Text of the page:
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NYM@FLA: Davis launches a solo home run to right

MIAMI -- R.A. Dickey is writing a memoir. He is planning to hike Mount Kilimanjaro next winter. He is perhaps the most interesting player in baseball, which makes it easy to overlook the fact that he is just that: a baseball player. A baseball player critical to his team's success.

Those considering Dickey's revelatory 2010 season a fluke were forced to rest their cynicism Sunday, when Dickey quieted the Marlins over six effective innings at Sun Life Stadium. In his first start of 2011, Dickey mirrored most of his outings from '10, this time teaming with Willie Harris to lead the Mets in a 9-2 victory.

"When I go out there, I have a pretty high expectation of myself," Dickey said. "I just want to try to meet that expectation every time, regardless of the past or the future. I really try to be in the moment with it."

Though Dickey's transformation from journeyman to staff leader ranked among the more remarkable stories of last season -- of any season, really -- it came with no guarantees for an encore. The Mets displayed their own internal faith, inking Dickey to a two-year, $7.8 million contract extension last winter -- but they did so acknowledging all the associated risks. Only in baseball could a front office commit $7.8 million to a 36-year-old without an ulnar collateral ligament in his pitching elbow, base that decision on five months of big league success, and have it seem like a steal.

But the sheer incomprehensibility of Dickey's journey will always spawn doubters. To that end, he began his vindication tour Sunday, limiting the Marlins to one run over six innings while striking out seven. Only in the third did the Marlins break through off Dickey, using two walks, a wild pitch and a passed ball to their advantage. Swirling winds danced about Sun Life Stadium for most of the afternoon, forcing Dickey to adjust what he considered an otherwise adequate knuckleball. His connection with his catcher, meanwhile, improved after Josh Thole ditched his stiff new mitt in favor of an old one.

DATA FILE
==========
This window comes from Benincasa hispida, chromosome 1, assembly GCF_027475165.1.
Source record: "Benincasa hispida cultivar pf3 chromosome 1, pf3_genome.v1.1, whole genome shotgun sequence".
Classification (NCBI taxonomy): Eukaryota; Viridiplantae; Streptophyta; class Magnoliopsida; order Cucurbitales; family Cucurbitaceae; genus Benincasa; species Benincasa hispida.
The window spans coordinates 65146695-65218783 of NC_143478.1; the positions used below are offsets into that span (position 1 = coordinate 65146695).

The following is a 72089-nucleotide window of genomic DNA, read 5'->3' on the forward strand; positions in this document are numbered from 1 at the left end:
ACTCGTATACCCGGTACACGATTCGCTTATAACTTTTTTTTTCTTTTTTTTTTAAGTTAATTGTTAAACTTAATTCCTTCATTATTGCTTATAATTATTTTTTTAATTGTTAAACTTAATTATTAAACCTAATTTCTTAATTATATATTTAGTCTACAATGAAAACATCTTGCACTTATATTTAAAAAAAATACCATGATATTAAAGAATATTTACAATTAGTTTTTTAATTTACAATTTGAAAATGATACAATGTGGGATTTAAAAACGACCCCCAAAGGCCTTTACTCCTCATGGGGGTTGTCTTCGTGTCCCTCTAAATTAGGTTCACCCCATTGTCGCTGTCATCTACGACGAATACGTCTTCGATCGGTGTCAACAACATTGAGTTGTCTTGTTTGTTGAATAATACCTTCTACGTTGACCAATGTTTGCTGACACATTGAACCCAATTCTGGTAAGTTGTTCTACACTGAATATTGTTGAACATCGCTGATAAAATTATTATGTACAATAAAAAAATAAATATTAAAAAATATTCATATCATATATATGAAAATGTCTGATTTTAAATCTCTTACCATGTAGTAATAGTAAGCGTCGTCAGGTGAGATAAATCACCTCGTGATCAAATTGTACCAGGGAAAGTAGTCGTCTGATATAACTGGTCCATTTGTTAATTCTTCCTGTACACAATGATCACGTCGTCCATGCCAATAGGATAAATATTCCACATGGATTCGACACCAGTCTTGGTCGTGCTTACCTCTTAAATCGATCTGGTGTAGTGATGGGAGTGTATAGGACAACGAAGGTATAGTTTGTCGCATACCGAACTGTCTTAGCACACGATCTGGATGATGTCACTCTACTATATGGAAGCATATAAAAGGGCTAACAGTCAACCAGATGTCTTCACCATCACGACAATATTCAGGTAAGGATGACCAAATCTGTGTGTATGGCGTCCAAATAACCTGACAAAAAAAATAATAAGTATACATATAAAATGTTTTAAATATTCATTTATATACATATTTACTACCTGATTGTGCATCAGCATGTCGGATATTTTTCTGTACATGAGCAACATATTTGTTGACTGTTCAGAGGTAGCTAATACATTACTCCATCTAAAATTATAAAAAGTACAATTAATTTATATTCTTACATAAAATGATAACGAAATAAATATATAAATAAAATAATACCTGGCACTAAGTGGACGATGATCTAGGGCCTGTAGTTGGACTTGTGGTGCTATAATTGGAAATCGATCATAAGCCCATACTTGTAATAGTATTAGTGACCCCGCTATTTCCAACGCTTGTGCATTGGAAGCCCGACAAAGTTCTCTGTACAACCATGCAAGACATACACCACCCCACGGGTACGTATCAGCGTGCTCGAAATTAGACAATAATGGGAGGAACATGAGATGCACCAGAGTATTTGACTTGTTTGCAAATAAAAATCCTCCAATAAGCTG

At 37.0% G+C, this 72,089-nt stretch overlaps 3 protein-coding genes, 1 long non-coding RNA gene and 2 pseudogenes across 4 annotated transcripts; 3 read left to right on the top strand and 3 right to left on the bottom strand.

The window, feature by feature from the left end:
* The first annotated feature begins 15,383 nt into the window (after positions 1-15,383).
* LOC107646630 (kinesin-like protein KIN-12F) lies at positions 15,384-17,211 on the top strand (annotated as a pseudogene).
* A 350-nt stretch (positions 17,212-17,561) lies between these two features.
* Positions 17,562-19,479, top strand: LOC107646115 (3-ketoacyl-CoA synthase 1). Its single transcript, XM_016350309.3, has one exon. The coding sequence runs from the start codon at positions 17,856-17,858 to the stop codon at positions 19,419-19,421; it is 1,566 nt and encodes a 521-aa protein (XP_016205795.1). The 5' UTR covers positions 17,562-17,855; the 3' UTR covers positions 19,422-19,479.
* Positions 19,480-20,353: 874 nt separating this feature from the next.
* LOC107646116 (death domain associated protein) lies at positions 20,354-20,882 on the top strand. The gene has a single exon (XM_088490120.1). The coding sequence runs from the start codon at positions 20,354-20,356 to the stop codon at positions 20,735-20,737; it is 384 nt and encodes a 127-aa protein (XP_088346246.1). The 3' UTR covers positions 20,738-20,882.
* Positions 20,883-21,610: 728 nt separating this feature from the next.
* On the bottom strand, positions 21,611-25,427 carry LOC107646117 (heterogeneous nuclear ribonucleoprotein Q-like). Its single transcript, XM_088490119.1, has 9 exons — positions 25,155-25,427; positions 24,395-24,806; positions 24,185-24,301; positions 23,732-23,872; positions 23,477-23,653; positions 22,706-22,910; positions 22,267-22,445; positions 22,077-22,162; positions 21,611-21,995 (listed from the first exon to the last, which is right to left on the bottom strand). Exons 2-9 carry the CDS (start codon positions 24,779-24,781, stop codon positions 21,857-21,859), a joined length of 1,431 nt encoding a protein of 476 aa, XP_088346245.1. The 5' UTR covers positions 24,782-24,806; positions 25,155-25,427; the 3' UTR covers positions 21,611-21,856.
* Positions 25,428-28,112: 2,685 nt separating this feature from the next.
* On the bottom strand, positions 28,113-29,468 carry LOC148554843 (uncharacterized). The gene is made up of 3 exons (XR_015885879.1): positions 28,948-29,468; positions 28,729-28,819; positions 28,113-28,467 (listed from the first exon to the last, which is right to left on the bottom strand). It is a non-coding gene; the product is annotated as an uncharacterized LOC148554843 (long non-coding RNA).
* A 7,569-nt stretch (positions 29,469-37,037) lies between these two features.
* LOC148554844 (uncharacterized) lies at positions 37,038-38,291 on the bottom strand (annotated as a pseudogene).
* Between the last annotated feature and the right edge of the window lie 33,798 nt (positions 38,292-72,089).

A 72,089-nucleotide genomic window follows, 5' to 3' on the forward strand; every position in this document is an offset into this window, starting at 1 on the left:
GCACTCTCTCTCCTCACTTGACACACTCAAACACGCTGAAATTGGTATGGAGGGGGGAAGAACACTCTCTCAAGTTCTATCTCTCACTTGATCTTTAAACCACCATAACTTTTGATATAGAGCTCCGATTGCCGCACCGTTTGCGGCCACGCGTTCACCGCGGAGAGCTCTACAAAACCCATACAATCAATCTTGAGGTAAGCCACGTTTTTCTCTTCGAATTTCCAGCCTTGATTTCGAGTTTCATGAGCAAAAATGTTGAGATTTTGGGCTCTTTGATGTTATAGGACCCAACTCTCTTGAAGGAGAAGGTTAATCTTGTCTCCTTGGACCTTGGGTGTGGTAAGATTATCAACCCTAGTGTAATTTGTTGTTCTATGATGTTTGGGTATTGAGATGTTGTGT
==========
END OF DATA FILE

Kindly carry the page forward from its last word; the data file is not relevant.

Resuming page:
By that time, the Mets were already riding the high of Harris' season-opening hot streak, using his two-run homer in the first to take a quick lead on Marlins starter Javier Vazquez. An error gave the Mets another run in the first, before an Ike Davis homer, a Daniel Murphy double and another Marlins miscue pushed the margin to 7-0 in the third.

"This club has been built on pitching and defense," Marlins manager Edwin Rodriguez said. "We failed in both areas today."

So the Mets made sure to capitalize. Harris' box score included a walk, a homer and a hustle play in which he beat out a potential double-play ball to extend a Mets rally in the eighth. Davis' afternoon included his own homer, a single and two runs scored. Jose Reyes finished with two hits and was robbed on what would have been a third. David Wright also reached base twice.

The result was a series victory for the Mets, who did not win their first road series last year until mid-June.

"It's very important psychologically, if for no other reason," Dickey said. "The earlier you do that, and the more you can have the identity that you play well on the road, you can really roll with that."

Just like Dickey can roll with his new reputation as one of the National League's best starters. He finished 10th in the Majors in ERA last season, cracking a list filled with upstart youngsters and usual suspects. Dickey is neither. But "he is legitimate," as manager Terry Collins said Sunday, with few around the game now daring to doubt that.

"It's just a matter of me being self-aware and knowing what my body's got that day, what kind of knuckleball I've got that day, and who I'm facing," Dickey said. "If I can manage that in my mind, I can usually manage an outing pretty well."

Perhaps, then, for all the talk of Mike Pelfrey stepping up in place of the injured Johan Santana, there is still improvement to be had for Dickey. Last season, at 35 years old, he often joked that he was "24 or 25 in knuckleball years" -- still learning the nuances of the game's most intriguing pitch. This season, Dickey can combine that much more wisdom with equal desire.

And if it rubs off on the Mets, all the better for a team accused of being far too lethargic in recent seasons. A thumping of the Marlins on Sunday hinted that this could evolve into a different sort of team. A series victory indicated likewise.

"Hopefully," Collins said, "this is what this team's going to be made of -- that they can rally back and hang on."

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